- The user will be able to change a predefined set of notation parameters.
- A score will be just as easy to edit in a new notation as in traditional notation.
- New notations will be easy to save, load, share and switch out.
- There will be a simple unified GUI for editing, saving and loading of notations.
1. The user will be able to change a predefined set of notation parameters.
In the first iteration of my project, I aim to provide the following notation parameters:
- Note positions: how a note gets mapped to a vertical line position, based on pitch, tonal pitch class, and clef.
- Noteheads: which Notehead group to display for a given note. For now, I am using only the Noteheads available immediately in the MuseScore code. In the long run, I wish to provide more, possibly by allowing more SMuFL set of note heads: http://www.smufl.org/version/latest/range/noteheads/
- Staff Lines: the number of lines, their relative positions, and their coloration (solid, dotted, etc.)
- Inner Ledgers: the placement of ledger lines within the extrema of a staff
- Accidentals, Key Signatures, and Clefs: how to display these symbols (if at all)
For now, the types of notations I plan on supporting are really just variations on the traditional staff. Even with just the above parameters, the user can construct plenty of interesting schemes. Nearly every notation proposed on musicnotation.org is possible. The following three examples demonstrate some of the parameters in use.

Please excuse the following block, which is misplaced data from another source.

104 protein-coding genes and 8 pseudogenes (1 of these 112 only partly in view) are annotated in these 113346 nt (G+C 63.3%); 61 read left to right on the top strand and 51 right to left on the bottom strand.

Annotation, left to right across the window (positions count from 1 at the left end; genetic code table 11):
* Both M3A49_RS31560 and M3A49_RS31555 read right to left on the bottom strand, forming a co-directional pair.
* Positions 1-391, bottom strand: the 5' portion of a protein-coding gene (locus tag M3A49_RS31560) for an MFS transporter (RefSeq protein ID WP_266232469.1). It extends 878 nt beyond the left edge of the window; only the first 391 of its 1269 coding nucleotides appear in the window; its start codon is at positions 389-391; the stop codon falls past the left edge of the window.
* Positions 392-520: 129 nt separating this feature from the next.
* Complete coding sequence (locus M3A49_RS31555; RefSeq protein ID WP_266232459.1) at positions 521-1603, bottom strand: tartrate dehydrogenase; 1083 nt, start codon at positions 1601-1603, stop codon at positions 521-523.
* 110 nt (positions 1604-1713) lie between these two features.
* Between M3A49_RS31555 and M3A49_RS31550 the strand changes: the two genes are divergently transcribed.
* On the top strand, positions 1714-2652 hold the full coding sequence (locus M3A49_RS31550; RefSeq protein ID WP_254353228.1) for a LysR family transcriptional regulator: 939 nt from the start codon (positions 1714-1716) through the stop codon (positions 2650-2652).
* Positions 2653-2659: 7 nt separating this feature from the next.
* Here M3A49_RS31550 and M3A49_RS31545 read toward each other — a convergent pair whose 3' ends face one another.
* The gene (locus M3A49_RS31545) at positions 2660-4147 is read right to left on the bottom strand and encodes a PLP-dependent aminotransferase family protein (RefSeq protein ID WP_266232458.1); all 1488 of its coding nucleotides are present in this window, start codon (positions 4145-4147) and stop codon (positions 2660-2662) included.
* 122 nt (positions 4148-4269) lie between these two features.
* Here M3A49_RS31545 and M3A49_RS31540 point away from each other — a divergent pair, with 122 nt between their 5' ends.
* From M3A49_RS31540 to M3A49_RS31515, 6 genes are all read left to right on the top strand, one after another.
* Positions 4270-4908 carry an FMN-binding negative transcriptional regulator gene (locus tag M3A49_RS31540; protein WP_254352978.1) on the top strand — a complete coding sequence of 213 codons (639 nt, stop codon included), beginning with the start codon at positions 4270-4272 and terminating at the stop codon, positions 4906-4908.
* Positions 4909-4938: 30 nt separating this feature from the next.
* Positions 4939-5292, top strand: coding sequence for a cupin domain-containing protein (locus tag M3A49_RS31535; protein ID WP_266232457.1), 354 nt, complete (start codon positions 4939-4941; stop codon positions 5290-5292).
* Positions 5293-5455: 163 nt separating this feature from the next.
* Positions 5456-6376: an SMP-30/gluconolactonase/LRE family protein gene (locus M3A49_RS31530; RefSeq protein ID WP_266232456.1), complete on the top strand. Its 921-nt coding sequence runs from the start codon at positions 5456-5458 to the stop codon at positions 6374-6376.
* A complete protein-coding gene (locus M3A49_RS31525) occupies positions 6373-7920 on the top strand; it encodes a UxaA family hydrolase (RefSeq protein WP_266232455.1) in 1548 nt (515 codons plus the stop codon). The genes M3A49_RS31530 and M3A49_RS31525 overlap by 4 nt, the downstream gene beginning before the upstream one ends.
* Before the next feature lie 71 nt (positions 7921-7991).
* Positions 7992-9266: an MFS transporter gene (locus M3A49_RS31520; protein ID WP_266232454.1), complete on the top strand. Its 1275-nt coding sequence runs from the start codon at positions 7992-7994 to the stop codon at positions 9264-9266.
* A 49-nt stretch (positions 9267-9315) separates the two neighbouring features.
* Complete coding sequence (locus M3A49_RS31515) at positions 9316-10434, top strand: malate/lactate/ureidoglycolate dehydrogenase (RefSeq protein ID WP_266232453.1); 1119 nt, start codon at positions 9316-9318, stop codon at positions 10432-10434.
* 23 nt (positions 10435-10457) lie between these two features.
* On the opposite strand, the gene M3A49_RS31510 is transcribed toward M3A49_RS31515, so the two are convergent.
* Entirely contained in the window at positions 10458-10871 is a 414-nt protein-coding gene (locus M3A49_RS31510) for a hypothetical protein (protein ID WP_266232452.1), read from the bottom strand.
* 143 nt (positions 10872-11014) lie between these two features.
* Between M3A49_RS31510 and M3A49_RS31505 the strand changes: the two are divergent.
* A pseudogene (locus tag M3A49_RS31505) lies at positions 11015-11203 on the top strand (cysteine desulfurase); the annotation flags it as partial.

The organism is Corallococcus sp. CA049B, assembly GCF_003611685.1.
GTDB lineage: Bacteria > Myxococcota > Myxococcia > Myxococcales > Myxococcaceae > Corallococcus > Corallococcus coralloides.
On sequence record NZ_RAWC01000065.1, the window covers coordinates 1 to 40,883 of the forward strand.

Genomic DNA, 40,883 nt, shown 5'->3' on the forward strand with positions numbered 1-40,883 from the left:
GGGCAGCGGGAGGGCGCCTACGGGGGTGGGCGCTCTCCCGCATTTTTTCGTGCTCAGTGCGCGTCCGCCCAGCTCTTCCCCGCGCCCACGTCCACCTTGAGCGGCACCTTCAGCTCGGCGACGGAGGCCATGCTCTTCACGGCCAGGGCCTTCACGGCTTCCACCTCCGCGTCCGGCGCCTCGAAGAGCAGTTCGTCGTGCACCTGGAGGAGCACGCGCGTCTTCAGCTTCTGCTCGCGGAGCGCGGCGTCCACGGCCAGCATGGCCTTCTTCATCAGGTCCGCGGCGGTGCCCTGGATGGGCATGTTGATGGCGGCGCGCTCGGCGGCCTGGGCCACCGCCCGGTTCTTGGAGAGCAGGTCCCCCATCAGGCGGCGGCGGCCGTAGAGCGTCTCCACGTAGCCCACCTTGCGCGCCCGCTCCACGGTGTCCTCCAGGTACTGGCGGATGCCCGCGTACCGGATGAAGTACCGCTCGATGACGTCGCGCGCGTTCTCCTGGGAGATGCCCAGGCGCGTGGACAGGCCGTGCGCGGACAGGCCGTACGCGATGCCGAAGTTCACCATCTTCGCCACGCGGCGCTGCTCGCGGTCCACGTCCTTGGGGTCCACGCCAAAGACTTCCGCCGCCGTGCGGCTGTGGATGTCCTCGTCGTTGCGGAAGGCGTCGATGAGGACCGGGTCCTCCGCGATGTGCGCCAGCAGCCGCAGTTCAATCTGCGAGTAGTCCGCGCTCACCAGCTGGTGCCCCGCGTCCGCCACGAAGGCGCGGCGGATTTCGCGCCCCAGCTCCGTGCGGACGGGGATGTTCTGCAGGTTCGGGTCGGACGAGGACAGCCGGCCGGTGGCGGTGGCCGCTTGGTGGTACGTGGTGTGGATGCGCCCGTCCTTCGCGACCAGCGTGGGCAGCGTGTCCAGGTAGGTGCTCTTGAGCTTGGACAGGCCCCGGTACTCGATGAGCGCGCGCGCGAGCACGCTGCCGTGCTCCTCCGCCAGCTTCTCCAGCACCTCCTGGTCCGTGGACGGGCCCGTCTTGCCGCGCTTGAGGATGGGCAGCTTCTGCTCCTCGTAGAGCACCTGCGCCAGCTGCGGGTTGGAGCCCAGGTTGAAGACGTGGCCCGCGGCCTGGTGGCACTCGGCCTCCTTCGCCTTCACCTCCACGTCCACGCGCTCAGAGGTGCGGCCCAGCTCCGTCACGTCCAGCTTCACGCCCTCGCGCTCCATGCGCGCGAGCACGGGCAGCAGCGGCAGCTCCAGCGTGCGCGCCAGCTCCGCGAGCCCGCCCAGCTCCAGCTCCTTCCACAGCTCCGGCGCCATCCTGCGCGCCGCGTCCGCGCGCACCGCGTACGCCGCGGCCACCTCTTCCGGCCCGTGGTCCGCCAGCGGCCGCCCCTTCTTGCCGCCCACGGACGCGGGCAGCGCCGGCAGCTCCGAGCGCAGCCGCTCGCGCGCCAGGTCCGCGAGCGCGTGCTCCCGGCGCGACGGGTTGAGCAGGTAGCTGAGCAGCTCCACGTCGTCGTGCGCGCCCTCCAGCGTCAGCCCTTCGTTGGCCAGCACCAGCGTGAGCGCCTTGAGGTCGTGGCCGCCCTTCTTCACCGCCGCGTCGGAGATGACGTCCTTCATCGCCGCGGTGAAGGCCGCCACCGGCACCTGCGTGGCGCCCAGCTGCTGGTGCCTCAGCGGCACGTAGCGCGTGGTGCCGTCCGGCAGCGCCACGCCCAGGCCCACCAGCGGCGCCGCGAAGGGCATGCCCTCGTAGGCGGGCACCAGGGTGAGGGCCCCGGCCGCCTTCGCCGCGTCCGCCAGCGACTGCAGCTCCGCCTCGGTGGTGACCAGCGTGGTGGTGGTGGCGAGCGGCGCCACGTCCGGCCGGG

Here is a snippet of music in its traditional form:
This first example demonstrates alternative staff lines, inner ledgers, shaped notes, and absent-accidentals.
This second example shows more spaced-out note positions and absent-accidentals.
2. A score will be just as easy to edit in new notations as in traditional notation.
The visual presentation is not the only thing that needs to change for successful use of new notations. MuseScore’s editing tools also have to be kept in sync with the new rules. Otherwise, the user might enter a note on the fifth line (in the traditional location of “D”) and MuseScore would erroneously interpret the new note as a D and place it somewhere other than the fifth line.
3. New notations will be easy to save, load, share and switch out.
The user would be able to save and load notations in special files. During regular use of MuseScore, these files would be dynamically loaded so that the user could freely switch between notations. MuseScore will remember which notation the user last chose when it starts up again (and if the notation file is corrupted, traditional notation would be used instead. Finally, traditional notation will not require any special file. It will always be available.
4. There will be a simple, unified GUI for editing, saving and loading notations.
In other words, the user would only have to visit a single dialog box to perform all notation actions.
Possible Additional Features:
- Allow for more semantic-based notations such as Sacred Harp.
- Provide an option to automatically delete page breaks and spacers when a score is loaded. In some cases, alternative notations may require extra or less space and may end up breaking the original user-specified formatting. So, if the user wishes to view many scores without manually resolving spacing issues, they could just set this option and scores will be loaded in a default, pre-formatted manner. However, unlike the other features, this would modify the score data. This modified data would only be saved if the user wishes to save.
- Allow different notations for different staves. This would allow notations to be compared right next to each other.